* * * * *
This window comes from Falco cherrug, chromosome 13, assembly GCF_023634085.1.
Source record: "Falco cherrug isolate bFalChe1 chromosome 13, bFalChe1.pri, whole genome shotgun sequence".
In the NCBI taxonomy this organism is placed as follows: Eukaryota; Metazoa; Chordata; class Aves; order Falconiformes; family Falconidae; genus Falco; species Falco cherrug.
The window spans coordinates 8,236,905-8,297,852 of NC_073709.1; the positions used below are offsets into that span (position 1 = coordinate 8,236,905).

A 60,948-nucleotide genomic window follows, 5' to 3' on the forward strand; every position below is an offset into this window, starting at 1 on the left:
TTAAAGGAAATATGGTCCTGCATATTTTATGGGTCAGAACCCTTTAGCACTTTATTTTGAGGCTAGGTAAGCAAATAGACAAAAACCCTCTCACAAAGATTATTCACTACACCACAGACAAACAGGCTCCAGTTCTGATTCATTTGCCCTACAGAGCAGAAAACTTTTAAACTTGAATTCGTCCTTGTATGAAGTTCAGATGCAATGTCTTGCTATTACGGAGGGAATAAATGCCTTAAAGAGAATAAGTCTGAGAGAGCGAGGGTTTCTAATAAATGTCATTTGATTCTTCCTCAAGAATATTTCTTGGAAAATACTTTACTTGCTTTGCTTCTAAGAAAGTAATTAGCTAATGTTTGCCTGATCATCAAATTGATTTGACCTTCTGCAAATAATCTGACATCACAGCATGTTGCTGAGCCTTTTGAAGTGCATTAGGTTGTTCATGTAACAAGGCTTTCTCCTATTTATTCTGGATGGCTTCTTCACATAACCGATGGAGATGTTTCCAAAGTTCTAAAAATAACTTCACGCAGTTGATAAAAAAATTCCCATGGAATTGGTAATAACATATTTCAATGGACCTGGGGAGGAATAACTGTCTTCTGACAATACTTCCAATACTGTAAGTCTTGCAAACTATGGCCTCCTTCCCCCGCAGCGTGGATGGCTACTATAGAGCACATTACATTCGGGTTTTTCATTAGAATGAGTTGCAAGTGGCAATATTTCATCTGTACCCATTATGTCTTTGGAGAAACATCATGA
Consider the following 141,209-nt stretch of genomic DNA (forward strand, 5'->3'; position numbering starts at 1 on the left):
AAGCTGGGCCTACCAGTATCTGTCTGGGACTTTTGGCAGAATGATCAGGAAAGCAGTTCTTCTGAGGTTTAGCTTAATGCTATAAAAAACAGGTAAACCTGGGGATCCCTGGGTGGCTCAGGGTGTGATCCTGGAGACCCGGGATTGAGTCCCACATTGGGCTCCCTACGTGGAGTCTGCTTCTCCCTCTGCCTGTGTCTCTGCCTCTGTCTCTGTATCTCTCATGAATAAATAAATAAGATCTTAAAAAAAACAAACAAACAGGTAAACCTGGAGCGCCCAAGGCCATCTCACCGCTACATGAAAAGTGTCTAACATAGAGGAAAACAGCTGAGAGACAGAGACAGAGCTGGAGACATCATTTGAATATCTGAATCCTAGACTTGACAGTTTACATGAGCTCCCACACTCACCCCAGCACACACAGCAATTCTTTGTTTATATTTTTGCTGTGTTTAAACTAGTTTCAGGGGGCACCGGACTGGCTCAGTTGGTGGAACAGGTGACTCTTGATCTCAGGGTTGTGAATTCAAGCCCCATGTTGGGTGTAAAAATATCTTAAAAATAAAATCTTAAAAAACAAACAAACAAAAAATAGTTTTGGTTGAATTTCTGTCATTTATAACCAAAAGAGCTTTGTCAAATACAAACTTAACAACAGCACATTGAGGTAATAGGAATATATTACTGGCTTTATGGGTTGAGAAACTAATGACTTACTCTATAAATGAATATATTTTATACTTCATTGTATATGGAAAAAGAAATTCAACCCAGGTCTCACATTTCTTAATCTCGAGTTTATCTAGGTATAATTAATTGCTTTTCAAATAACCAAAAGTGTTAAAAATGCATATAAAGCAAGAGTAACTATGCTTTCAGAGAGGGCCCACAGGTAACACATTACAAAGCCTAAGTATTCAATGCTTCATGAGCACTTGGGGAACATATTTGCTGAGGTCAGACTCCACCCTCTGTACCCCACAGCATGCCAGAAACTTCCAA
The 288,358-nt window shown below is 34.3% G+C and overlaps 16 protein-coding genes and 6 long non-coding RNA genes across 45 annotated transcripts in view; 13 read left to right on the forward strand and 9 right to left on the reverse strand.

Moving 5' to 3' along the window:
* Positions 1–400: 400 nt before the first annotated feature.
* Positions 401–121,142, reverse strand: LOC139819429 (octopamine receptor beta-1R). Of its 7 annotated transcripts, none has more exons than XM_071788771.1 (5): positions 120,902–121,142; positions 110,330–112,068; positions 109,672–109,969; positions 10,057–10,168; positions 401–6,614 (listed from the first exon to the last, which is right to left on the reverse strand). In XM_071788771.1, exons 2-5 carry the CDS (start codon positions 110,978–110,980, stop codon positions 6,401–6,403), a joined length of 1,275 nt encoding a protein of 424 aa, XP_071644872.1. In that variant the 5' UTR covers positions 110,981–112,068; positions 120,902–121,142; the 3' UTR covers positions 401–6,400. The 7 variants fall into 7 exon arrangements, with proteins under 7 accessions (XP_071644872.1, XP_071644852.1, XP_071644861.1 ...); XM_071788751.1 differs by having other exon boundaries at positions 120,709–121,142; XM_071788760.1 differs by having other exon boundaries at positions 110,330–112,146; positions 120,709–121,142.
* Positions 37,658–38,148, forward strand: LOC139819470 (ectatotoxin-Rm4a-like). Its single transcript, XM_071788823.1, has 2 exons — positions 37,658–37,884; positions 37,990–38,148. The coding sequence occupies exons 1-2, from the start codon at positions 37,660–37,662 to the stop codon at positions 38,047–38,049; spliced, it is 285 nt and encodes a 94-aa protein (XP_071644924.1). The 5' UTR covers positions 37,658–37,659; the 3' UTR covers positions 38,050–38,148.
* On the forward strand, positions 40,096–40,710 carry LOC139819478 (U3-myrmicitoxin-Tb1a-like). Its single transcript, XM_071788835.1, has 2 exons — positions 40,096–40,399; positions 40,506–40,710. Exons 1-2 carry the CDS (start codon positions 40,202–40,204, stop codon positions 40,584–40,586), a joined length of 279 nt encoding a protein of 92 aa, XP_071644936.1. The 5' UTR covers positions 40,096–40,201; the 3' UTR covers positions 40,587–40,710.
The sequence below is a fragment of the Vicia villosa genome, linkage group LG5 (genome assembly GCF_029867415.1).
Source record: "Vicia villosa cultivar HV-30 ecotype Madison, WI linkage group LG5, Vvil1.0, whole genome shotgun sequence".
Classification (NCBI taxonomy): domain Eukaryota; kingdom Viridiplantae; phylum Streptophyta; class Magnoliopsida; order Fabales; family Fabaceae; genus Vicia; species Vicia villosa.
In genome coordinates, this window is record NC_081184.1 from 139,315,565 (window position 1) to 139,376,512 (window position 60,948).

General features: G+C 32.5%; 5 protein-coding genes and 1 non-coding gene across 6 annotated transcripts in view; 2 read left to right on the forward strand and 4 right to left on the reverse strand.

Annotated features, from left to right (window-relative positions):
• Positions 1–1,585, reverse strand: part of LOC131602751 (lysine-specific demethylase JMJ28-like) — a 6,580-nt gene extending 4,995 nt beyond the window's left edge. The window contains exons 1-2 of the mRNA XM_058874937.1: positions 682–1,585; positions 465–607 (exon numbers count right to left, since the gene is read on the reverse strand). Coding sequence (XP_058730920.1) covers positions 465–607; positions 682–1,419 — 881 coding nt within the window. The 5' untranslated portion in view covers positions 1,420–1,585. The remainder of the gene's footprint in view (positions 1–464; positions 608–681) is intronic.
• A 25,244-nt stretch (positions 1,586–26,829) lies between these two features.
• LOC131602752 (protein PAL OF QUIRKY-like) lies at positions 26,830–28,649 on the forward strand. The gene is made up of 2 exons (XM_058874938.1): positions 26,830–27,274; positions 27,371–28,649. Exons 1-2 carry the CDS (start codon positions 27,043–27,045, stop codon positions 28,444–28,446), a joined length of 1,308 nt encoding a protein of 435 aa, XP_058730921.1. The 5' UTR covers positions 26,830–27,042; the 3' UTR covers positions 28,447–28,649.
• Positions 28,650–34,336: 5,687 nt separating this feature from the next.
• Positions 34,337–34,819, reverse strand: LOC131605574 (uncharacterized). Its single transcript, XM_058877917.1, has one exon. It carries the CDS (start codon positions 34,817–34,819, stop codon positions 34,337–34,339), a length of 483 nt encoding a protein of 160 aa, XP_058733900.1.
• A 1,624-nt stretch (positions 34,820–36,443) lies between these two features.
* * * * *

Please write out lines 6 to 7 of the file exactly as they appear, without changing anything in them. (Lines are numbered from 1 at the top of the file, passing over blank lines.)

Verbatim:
TTAAAGGAAATATGGTCCTGCATATTTTATGGGTCAGAACCCTTTAGCACTTTATTTTGAGGCTAGGTAAGCAAATAGACAAAAACCCTCTCACAAAGATTATTCACTACACCACAGACAAACAGGCTCCAGTTCTGATTCATTTGCCCTACAGAGCAGAAAACTTTTAAACTTGAATTCGTCCTTGTATGAAGTTCAGATGCAATGTCTTGCTATTACGGAGGGAATAAATGCCTTAAAGAGAATAAGTCTGAGAGAGCGAGGGTTTCTAATAAATGTCATTTGATTCTTCCTCAAGAATATTTCTTGGAAAATACTTTACTTGCTTTGCTTCTAAGAAAGTAATTAGCTAATGTTTGCCTGATCATCAAATTGATTTGACCTTCTGCAAATAATCTGACATCACAGCATGTTGCTGAGCCTTTTGAAGTGCATTAGGTTGTTCATGTAACAAGGCTTTCTCCTATTTATTCTGGATGGCTTCTTCACATAACCGATGGAGATGTTTCCAAAGTTCTAAAAATAACTTCACGCAGTTGATAAAAAAATTCCCATGGAATTGGTAATAACATATTTCAATGGACCTGGGGAGGAATAACTGTCTTCTGACAATACTTCCAATACTGTAAGTCTTGCAAACTATGGCCTCCTTCCCCCGCAGCGTGGATGGCTACTATAGAGCACATTACATTCGGGTTTTTCATTAGAATGAGTTGCAAGTGGCAATATTTCATCTGTACCCATTATGTCTTTGGAGAAACATCATGA
Consider the following 141,209-nt stretch of genomic DNA (forward strand, 5'->3'; position numbering starts at 1 on the left):